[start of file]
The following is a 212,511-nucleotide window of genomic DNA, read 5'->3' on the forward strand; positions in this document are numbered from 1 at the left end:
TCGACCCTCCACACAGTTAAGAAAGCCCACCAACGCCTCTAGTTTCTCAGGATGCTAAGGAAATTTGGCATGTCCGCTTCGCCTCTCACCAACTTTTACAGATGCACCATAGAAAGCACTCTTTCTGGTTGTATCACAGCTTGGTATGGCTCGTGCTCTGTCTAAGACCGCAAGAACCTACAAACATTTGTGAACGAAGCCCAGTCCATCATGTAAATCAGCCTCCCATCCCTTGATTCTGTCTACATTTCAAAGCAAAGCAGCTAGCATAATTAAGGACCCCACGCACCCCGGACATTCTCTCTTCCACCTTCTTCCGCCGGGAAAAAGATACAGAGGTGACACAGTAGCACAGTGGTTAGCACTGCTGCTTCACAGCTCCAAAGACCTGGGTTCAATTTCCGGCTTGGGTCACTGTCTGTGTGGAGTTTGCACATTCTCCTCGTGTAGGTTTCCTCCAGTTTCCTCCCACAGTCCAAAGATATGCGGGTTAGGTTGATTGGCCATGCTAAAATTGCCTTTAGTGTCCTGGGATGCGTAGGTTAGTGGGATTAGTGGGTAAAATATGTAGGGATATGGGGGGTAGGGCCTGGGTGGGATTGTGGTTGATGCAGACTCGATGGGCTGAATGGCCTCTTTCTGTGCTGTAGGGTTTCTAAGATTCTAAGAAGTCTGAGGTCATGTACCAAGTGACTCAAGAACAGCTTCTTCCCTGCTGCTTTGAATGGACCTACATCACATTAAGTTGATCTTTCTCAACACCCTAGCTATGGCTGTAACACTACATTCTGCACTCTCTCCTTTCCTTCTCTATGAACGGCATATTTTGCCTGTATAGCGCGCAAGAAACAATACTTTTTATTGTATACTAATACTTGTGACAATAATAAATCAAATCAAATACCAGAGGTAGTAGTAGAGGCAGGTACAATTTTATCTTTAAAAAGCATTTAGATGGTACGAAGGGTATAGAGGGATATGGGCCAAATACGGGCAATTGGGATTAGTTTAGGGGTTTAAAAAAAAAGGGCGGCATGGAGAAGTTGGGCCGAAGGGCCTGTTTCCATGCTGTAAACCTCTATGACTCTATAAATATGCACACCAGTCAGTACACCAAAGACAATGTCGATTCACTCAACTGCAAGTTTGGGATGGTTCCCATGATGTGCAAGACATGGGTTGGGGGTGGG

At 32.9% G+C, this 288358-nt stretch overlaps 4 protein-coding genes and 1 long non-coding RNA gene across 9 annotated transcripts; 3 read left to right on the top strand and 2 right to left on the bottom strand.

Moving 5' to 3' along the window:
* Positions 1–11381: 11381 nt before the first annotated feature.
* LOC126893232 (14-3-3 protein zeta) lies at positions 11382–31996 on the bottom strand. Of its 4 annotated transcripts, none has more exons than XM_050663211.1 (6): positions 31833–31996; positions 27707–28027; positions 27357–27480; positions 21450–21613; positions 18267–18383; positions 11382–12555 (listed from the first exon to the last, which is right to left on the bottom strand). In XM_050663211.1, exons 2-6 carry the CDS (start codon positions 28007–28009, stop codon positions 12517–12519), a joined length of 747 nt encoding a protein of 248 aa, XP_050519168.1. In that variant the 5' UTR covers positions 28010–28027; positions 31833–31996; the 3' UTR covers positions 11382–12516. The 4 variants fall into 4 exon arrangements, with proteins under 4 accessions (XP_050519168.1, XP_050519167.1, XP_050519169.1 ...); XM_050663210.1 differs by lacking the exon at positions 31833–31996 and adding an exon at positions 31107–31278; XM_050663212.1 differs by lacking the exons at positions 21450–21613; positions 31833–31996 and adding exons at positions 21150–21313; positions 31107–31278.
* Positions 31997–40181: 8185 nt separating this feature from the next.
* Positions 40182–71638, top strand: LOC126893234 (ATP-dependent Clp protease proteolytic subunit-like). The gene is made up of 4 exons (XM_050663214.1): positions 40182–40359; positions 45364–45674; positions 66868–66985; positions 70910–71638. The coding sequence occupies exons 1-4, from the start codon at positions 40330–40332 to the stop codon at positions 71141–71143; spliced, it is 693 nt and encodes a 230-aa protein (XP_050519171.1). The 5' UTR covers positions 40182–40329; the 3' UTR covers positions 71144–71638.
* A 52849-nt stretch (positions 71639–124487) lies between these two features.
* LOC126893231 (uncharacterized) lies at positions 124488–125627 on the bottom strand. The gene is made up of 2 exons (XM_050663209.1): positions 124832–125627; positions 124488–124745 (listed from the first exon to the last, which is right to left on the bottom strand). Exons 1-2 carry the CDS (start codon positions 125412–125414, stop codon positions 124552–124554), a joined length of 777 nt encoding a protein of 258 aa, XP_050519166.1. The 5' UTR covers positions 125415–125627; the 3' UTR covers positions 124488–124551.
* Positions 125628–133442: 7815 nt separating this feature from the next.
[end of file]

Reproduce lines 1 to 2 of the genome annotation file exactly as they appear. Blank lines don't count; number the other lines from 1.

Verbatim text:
The following is a 212,511-nucleotide window of genomic DNA, read 5'->3' on the forward strand; positions in this document are numbered from 1 at the left end:
TCGACCCTCCACACAGTTAAGAAAGCCCACCAACGCCTCTAGTTTCTCAGGATGCTAAGGAAATTTGGCATGTCCGCTTCGCCTCTCACCAACTTTTACAGATGCACCATAGAAAGCACTCTTTCTGGTTGTATCACAGCTTGGTATGGCTCGTGCTCTGTCTAAGACCGCAAGAACCTACAAACATTTGTGAACGAAGCCCAGTCCATCATGTAAATCAGCCTCCCATCCCTTGATTCTGTCTACATTTCAAAGCAAAGCAGCTAGCATAATTAAGGACCCCACGCACCCCGGACATTCTCTCTTCCACCTTCTTCCGCCGGGAAAAAGATACAGAGGTGACACAGTAGCACAGTGGTTAGCACTGCTGCTTCACAGCTCCAAAGACCTGGGTTCAATTTCCGGCTTGGGTCACTGTCTGTGTGGAGTTTGCACATTCTCCTCGTGTAGGTTTCCTCCAGTTTCCTCCCACAGTCCAAAGATATGCGGGTTAGGTTGATTGGCCATGCTAAAATTGCCTTTAGTGTCCTGGGATGCGTAGGTTAGTGGGATTAGTGGGTAAAATATGTAGGGATATGGGGGGTAGGGCCTGGGTGGGATTGTGGTTGATGCAGACTCGATGGGCTGAATGGCCTCTTTCTGTGCTGTAGGGTTTCTAAGATTCTAAGAAGTCTGAGGTCATGTACCAAGTGACTCAAGAACAGCTTCTTCCCTGCTGCTTTGAATGGACCTACATCACATTAAGTTGATCTTTCTCAACACCCTAGCTATGGCTGTAACACTACATTCTGCACTCTCTCCTTTCCTTCTCTATGAACGGCATATTTTGCCTGTATAGCGCGCAAGAAACAATACTTTTTATTGTATACTAATACTTGTGACAATAATAAATCAAATCAAATACCAGAGGTAGTAGTAGAGGCAGGTACAATTTTATCTTTAAAAAGCATTTAGATGGTACGAAGGGTATAGAGGGATATGGGCCAAATACGGGCAATTGGGATTAGTTTAGGGGTTTAAAAAAAAAGGGCGGCATGGAGAAGTTGGGCCGAAGGGCCTGTTTCCATGCTGTAAACCTCTATGACTCTATAAATATGCACACCAGTCAGTACACCAAAGACAATGTCGATTCACTCAACTGCAAGTTTGGGATGGTTCCCATGATGTGCAAGACATGGGTTGGGGGTGGG